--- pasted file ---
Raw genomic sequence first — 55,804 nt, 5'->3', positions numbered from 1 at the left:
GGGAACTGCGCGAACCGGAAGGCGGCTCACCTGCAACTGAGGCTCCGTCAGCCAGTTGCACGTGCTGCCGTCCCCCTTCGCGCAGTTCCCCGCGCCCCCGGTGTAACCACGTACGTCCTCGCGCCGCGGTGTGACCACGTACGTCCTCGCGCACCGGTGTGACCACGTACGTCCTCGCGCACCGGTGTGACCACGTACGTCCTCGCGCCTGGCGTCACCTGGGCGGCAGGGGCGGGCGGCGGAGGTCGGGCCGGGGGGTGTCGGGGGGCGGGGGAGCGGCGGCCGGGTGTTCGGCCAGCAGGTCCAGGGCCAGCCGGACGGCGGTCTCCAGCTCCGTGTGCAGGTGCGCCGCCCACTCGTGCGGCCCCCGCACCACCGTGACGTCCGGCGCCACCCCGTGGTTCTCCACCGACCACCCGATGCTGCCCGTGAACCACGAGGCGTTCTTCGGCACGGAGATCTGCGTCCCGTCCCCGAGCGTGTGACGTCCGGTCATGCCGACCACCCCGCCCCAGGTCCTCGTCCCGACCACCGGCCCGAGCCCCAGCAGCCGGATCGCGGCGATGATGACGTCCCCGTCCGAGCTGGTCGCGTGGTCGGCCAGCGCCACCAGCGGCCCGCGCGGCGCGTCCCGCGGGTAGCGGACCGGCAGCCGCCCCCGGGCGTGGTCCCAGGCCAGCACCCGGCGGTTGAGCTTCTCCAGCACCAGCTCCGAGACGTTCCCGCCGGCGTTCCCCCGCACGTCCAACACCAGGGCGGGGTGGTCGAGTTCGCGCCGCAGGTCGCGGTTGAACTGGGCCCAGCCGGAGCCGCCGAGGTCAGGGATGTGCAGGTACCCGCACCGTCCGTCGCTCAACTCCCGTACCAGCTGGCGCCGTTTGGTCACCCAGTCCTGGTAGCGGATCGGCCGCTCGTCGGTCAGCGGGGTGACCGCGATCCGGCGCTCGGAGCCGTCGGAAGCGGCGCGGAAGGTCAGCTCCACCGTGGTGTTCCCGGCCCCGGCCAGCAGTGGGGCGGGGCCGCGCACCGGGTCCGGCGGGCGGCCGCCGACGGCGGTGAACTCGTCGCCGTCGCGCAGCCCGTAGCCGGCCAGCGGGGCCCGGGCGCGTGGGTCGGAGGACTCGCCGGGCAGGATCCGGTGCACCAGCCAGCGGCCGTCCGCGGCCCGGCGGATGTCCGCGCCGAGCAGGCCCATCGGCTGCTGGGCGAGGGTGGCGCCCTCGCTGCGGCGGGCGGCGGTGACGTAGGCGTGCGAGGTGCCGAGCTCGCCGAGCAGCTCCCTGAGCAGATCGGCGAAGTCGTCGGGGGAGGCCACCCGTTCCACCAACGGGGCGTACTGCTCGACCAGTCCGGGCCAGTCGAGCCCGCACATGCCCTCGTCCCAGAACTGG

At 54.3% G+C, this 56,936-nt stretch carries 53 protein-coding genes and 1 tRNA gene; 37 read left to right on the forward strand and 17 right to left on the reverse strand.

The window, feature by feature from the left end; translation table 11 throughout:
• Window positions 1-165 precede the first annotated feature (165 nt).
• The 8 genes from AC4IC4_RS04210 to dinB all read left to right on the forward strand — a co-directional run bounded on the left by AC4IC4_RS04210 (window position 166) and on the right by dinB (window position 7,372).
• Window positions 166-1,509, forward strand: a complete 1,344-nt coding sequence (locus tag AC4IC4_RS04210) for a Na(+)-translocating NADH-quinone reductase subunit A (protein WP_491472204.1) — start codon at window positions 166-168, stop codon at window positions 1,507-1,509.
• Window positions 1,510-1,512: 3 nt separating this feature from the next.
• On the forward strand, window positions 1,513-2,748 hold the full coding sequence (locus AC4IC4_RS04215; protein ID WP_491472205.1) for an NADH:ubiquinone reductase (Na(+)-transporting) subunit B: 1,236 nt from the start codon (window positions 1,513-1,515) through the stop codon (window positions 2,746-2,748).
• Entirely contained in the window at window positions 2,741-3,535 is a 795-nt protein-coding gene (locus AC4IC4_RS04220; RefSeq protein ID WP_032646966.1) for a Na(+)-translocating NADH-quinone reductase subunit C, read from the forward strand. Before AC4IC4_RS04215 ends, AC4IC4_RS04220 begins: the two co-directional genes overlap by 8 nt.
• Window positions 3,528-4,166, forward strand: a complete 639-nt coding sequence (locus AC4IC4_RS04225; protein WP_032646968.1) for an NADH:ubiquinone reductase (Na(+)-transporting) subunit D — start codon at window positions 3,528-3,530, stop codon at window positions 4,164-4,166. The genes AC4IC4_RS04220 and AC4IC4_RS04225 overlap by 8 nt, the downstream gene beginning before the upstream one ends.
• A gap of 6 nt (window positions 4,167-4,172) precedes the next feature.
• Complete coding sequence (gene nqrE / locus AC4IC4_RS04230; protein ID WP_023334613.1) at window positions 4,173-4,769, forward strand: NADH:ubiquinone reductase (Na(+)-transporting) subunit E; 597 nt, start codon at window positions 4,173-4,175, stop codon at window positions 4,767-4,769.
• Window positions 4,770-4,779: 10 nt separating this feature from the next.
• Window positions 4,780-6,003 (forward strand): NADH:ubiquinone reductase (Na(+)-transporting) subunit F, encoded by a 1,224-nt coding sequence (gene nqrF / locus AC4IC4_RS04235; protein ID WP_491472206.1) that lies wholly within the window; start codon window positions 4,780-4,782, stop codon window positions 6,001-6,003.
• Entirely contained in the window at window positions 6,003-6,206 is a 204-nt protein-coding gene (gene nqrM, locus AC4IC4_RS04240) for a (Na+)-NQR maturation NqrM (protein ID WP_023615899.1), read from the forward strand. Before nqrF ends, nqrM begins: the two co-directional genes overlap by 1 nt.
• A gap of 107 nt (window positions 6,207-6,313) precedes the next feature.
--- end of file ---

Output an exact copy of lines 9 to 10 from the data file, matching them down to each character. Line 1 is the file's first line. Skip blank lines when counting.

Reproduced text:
• On the forward strand, window positions 1,513-2,748 hold the full coding sequence (locus AC4IC4_RS04215; protein ID WP_491472205.1) for an NADH:ubiquinone reductase (Na(+)-transporting) subunit B: 1,236 nt from the start codon (window positions 1,513-1,515) through the stop codon (window positions 2,746-2,748).
• Entirely contained in the window at window positions 2,741-3,535 is a 795-nt protein-coding gene (locus AC4IC4_RS04220; RefSeq protein ID WP_032646966.1) for a Na(+)-translocating NADH-quinone reductase subunit C, read from the forward strand. Before AC4IC4_RS04215 ends, AC4IC4_RS04220 begins: the two co-directional genes overlap by 8 nt.